This essentially refers to GFSI approved scheme certification except FSSC 22000.

3. Identity Preserved Certification: The Identity Preservation Programme is a voluntary certification that provides participating companies with independent, third-party verification of the identification, segregation, and traceability of their product's unique, value-added characteristic. Verification is provided at every stage, including seed, production, processing, and distribution. Example includes – Non-GMO, vegan, gluten-free, organic and so on.

4. Social Standards Certification: With increased customer demand and regulations around the social norms, social accountability standards like SA 8000, SEDEX / SMETA audits are becoming a pre-requisite to enter the supply chain of listed companies. Many companies have developed their own private standard for the verification of potential suppliers.

5. Sustainability Certification: Sustainability standards and certifications are voluntary, usually third-party-assessed, norms and standards relating to environmental, social, ethical and food safety issues, adopted by companies to demonstrate the performance of their organisations or products in specific areas. There are perhaps up to 500 such standards. Certification schemes have diverse origins and objectives – e.g., organic standards recognise crops grown without synthetic pesticides and fertilisers, fair trade aims to improve market access and prices for disadvantaged producers and commodity roundtables were established to address the negative impacts of palm oil, soy, and other crops. Standards do not necessarily address all facets of sustainability, but most define criteria relating to biodiversity conservation as well as other environmental and social outcomes.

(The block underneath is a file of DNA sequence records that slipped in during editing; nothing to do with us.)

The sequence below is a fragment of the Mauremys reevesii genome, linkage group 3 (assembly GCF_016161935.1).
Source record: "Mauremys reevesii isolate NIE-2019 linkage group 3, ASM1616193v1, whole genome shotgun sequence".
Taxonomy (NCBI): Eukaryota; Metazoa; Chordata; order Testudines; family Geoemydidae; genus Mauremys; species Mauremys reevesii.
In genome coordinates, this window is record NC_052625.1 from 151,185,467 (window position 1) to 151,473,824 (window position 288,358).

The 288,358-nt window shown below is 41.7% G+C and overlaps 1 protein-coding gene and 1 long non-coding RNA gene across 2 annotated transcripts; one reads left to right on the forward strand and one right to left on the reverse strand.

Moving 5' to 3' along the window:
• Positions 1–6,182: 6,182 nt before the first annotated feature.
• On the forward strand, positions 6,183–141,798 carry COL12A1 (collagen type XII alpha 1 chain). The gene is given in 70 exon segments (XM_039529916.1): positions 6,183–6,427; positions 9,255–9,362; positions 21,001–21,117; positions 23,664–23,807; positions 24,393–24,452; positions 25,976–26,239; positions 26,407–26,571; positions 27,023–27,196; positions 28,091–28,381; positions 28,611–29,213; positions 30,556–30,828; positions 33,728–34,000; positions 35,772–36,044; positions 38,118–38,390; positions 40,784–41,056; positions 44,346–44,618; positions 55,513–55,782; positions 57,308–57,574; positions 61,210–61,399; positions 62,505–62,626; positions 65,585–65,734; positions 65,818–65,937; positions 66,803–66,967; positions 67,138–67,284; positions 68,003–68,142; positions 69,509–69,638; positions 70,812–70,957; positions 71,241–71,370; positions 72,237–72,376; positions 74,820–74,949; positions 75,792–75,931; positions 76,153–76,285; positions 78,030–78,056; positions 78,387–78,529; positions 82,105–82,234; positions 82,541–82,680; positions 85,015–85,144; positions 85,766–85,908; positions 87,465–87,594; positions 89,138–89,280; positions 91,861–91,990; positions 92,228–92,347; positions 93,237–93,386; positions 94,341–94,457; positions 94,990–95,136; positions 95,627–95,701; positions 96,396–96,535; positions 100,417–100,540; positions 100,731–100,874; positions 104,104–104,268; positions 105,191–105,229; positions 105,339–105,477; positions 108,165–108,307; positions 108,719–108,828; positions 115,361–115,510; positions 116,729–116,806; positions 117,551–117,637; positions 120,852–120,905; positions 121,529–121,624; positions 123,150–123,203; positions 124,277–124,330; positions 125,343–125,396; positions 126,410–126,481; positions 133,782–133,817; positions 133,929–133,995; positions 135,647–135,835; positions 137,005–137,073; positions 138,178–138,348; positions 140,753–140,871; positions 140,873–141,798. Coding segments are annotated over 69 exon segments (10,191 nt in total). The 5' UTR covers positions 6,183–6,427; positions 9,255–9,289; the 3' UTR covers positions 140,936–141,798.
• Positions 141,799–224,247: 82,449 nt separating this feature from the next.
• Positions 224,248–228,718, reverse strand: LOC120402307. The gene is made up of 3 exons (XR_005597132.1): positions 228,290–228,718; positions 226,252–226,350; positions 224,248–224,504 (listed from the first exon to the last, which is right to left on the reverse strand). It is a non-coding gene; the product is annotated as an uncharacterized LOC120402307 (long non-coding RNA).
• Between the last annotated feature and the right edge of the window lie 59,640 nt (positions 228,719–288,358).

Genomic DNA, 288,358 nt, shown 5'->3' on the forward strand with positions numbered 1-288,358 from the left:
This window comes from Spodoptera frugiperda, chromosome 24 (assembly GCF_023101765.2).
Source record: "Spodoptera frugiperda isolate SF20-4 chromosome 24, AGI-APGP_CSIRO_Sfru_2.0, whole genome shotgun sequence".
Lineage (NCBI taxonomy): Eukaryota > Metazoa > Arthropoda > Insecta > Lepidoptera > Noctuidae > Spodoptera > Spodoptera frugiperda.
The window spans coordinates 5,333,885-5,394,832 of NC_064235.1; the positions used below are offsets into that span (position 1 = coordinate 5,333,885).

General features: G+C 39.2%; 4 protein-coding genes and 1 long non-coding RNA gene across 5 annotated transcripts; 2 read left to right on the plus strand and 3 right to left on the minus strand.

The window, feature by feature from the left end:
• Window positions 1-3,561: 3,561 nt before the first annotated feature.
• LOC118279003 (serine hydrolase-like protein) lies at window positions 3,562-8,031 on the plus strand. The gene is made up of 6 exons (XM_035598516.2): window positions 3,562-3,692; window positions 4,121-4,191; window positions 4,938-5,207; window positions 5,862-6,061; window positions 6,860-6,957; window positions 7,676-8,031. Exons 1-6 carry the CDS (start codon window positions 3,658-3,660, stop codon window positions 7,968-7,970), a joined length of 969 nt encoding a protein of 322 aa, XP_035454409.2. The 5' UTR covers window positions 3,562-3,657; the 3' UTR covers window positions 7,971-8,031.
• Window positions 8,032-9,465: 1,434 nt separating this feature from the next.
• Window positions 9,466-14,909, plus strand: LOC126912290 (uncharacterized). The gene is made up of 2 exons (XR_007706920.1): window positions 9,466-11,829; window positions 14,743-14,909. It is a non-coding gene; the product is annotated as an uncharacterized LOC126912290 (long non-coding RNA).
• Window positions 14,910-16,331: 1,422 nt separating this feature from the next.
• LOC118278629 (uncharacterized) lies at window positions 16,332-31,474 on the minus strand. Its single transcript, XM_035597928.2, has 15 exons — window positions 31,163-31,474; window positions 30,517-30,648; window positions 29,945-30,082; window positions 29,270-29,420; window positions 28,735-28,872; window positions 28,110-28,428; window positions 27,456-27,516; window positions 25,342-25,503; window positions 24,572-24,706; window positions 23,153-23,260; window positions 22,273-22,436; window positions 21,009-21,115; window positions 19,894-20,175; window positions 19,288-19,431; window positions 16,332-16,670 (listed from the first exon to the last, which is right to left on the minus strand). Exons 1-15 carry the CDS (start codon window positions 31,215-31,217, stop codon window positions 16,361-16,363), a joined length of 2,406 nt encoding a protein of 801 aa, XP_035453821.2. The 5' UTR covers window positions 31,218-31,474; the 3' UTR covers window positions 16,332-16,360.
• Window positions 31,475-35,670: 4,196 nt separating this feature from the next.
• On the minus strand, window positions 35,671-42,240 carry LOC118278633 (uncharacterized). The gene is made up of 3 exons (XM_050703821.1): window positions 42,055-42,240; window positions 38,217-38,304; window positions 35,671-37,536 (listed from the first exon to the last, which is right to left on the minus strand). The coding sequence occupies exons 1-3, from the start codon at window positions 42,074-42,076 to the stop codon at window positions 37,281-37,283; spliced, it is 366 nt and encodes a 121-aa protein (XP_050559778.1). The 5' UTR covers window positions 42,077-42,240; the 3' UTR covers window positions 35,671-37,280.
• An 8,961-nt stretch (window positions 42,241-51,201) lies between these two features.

There is a certification for every part of the complex supply chain.

The Snapshot of Certification World

Position in Supply Chain


Position in Supply Chain


Animal Feed


  • GMP+

  • QC of Feed Materials

Packaging Material

  • BRC Packaging

  • FSSC Packaging

Primary Production

  • Global GAP / GFSI recognised GAP

  • Best Aquaculture Practices (BAP)

  • MSC Fisheries

Food Equipment

  • ISO 22000

  • CE Marking

  • NSF Food Equipment Certification

  • EHEDG Equipment

Food Processing

  • ISO 22000

  • BRC Global Standard

  • IFS

  • SQF 2000

  • FSSC 22000 (Food)